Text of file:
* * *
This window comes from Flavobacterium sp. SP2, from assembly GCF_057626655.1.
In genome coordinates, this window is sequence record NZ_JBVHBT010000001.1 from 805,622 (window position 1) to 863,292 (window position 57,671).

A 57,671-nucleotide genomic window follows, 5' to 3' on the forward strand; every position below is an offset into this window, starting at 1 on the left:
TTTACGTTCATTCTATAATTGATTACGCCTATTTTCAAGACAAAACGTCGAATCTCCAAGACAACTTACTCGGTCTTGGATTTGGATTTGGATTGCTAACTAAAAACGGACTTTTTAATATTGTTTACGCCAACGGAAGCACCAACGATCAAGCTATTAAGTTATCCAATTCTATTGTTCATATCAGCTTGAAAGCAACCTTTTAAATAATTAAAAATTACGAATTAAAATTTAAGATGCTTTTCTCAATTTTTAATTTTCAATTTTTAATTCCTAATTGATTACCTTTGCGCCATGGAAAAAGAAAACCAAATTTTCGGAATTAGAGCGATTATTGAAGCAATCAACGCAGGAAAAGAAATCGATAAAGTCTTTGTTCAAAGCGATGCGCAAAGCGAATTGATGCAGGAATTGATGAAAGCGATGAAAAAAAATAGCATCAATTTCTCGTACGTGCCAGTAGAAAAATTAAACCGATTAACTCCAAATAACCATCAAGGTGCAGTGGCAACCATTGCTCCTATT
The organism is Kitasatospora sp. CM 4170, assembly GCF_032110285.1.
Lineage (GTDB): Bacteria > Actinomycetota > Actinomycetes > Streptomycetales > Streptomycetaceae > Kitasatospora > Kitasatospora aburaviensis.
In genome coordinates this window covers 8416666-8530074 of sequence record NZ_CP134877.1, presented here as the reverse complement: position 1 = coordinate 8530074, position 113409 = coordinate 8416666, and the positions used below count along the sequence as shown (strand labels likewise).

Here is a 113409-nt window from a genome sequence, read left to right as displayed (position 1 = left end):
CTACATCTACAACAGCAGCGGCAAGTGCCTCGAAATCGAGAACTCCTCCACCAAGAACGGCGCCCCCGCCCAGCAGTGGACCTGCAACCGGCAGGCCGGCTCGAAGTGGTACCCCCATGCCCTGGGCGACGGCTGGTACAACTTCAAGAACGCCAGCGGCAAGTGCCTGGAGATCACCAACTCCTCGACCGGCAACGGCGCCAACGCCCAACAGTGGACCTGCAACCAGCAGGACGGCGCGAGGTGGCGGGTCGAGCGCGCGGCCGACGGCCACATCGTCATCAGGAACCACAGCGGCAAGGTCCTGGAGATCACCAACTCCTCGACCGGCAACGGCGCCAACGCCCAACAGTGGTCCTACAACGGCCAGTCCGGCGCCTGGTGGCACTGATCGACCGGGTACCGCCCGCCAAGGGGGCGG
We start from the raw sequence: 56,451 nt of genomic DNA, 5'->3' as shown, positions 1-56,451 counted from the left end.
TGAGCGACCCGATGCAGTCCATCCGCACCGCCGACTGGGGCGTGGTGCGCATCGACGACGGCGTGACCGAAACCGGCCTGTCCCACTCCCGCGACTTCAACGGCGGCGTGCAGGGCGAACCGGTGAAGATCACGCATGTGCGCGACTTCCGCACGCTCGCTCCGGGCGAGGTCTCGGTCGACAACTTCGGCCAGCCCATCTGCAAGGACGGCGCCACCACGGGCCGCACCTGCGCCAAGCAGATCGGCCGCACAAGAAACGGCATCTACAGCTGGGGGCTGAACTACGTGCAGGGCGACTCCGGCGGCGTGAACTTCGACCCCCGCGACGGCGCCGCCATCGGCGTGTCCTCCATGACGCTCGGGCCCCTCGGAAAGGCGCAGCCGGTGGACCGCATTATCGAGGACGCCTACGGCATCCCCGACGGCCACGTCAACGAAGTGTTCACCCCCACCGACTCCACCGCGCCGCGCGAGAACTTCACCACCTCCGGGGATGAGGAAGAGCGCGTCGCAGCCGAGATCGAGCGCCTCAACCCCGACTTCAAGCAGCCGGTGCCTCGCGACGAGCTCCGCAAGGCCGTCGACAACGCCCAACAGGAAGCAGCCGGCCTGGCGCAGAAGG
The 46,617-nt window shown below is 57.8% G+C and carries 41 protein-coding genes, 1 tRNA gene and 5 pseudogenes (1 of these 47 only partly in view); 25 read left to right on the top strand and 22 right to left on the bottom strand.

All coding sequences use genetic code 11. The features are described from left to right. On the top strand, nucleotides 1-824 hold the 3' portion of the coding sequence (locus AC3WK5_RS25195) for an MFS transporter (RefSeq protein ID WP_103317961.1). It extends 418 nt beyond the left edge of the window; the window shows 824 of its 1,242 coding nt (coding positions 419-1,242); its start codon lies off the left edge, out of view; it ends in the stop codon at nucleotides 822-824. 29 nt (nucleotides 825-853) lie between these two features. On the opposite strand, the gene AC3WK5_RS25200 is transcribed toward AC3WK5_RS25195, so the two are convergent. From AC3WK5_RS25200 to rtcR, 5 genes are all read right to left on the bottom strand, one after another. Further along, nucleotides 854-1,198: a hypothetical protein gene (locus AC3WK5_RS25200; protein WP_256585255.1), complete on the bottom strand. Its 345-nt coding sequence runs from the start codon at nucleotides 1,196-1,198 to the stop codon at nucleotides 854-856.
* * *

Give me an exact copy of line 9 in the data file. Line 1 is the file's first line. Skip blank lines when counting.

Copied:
CTACATCTACAACAGCAGCGGCAAGTGCCTCGAAATCGAGAACTCCTCCACCAAGAACGGCGCCCCCGCCCAGCAGTGGACCTGCAACCGGCAGGCCGGCTCGAAGTGGTACCCCCATGCCCTGGGCGACGGCTGGTACAACTTCAAGAACGCCAGCGGCAAGTGCCTGGAGATCACCAACTCCTCGACCGGCAACGGCGCCAACGCCCAACAGTGGACCTGCAACCAGCAGGACGGCGCGAGGTGGCGGGTCGAGCGCGCGGCCGACGGCCACATCGTCATCAGGAACCACAGCGGCAAGGTCCTGGAGATCACCAACTCCTCGACCGGCAACGGCGCCAACGCCCAACAGTGGTCCTACAACGGCCAGTCCGGCGCCTGGTGGCACTGATCGACCGGGTACCGCCCGCCAAGGGGGCGG